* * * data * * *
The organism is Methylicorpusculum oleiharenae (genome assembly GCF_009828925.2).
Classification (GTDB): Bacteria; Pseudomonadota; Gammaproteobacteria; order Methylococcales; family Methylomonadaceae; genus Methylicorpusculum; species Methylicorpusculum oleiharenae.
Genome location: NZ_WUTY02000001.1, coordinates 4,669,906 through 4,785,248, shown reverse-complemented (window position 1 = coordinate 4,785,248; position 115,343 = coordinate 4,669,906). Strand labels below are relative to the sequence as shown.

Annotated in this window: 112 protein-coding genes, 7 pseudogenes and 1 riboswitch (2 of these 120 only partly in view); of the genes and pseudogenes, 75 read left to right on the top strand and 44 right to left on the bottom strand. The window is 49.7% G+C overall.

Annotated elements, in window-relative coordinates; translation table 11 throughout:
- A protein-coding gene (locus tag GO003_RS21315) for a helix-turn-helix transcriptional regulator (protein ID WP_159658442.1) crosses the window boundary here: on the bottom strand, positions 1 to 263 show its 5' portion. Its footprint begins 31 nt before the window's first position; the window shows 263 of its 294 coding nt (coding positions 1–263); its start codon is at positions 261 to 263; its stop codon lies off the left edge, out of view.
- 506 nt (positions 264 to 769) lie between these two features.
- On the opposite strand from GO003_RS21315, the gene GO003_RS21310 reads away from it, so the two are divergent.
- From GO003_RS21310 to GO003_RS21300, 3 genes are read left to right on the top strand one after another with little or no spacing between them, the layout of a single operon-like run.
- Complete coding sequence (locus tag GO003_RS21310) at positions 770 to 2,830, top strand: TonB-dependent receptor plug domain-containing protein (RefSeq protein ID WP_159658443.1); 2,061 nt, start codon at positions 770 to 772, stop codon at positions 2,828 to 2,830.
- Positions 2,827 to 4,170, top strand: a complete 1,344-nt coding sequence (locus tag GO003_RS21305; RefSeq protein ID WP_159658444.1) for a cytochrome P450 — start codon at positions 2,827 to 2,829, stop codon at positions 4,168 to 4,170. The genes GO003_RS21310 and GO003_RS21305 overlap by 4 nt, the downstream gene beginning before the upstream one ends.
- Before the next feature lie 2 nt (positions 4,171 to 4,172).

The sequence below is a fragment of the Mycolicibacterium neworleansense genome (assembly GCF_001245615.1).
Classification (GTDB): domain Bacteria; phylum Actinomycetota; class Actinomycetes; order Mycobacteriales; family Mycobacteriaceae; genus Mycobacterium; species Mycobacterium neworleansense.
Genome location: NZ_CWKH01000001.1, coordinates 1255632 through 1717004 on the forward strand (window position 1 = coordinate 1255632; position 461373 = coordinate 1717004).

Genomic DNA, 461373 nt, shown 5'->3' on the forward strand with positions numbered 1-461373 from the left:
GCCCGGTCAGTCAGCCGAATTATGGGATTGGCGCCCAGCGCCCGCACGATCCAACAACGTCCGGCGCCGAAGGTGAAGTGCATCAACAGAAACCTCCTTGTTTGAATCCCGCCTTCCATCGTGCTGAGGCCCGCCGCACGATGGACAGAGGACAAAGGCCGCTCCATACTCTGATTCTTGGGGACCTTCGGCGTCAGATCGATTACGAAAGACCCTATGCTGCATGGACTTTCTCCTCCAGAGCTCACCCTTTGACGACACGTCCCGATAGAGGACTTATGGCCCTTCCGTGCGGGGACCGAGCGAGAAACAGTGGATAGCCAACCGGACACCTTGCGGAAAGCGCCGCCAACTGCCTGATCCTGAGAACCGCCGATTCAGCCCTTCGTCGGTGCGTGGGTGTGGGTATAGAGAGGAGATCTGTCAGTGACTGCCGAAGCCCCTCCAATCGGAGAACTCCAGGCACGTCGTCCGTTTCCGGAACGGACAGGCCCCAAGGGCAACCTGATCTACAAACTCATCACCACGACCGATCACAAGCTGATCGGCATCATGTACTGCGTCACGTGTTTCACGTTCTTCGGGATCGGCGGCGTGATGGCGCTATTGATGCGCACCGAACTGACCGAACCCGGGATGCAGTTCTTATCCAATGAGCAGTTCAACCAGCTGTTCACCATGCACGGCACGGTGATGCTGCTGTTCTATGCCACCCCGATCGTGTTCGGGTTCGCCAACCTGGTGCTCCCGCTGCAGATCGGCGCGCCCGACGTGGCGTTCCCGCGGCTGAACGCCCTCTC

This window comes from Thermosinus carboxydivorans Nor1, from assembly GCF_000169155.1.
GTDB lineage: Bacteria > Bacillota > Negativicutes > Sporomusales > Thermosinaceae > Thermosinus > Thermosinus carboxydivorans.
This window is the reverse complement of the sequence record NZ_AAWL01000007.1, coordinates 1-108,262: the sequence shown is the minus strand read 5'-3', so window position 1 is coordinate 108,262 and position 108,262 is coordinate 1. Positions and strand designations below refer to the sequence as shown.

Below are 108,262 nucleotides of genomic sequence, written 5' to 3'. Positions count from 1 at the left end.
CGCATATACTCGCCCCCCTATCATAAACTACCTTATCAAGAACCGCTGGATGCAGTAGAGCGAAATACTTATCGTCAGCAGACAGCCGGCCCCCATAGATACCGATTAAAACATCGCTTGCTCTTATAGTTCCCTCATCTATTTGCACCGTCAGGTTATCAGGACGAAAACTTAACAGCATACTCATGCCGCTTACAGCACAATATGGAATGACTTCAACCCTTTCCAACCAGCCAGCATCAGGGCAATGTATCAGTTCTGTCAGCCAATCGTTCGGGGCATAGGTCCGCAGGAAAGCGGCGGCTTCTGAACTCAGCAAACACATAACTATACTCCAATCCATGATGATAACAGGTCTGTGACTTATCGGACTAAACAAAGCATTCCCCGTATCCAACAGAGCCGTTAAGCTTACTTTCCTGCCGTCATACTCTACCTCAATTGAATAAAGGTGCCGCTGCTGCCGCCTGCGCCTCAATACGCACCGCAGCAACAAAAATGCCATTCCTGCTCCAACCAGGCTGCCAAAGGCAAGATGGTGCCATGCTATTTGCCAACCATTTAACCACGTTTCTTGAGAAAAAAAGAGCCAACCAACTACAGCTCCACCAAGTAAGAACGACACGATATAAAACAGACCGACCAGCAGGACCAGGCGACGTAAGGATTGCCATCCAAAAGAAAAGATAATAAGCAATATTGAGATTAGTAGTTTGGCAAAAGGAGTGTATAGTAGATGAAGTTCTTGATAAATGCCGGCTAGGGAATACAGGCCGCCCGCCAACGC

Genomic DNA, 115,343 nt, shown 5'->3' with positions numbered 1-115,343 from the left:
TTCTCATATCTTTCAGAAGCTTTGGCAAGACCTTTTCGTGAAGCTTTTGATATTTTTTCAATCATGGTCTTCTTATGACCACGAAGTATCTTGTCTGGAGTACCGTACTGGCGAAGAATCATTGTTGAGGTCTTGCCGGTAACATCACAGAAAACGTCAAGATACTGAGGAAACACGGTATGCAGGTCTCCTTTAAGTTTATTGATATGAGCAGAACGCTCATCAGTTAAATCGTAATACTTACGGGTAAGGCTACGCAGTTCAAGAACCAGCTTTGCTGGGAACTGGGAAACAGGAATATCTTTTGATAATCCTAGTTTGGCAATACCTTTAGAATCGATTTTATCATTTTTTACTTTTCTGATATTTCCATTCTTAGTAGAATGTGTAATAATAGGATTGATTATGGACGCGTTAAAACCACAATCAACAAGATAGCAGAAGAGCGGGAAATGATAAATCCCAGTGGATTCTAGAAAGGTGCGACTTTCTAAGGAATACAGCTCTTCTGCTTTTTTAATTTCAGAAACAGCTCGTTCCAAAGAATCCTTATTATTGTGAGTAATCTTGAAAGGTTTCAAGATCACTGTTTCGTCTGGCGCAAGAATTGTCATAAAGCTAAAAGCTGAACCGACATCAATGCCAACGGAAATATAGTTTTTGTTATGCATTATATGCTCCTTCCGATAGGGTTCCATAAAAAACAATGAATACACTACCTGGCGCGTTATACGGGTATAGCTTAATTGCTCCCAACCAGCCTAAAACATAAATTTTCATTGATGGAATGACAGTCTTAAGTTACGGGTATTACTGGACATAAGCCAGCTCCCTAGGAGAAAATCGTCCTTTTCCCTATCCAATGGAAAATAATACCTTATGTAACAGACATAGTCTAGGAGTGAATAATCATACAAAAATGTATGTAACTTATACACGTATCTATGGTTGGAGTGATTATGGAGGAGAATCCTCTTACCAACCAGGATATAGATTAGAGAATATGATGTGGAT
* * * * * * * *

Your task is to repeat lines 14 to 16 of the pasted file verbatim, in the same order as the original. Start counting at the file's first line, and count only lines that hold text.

Classification (GTDB): domain Bacteria; phylum Actinomycetota; class Actinomycetes; order Mycobacteriales; family Mycobacteriaceae; genus Mycobacterium; species Mycobacterium neworleansense.
Genome location: NZ_CWKH01000001.1, coordinates 1255632 through 1717004 on the forward strand (window position 1 = coordinate 1255632; position 461373 = coordinate 1717004).

Genomic DNA, 461373 nt, shown 5'->3' on the forward strand with positions numbered 1-461373 from the left: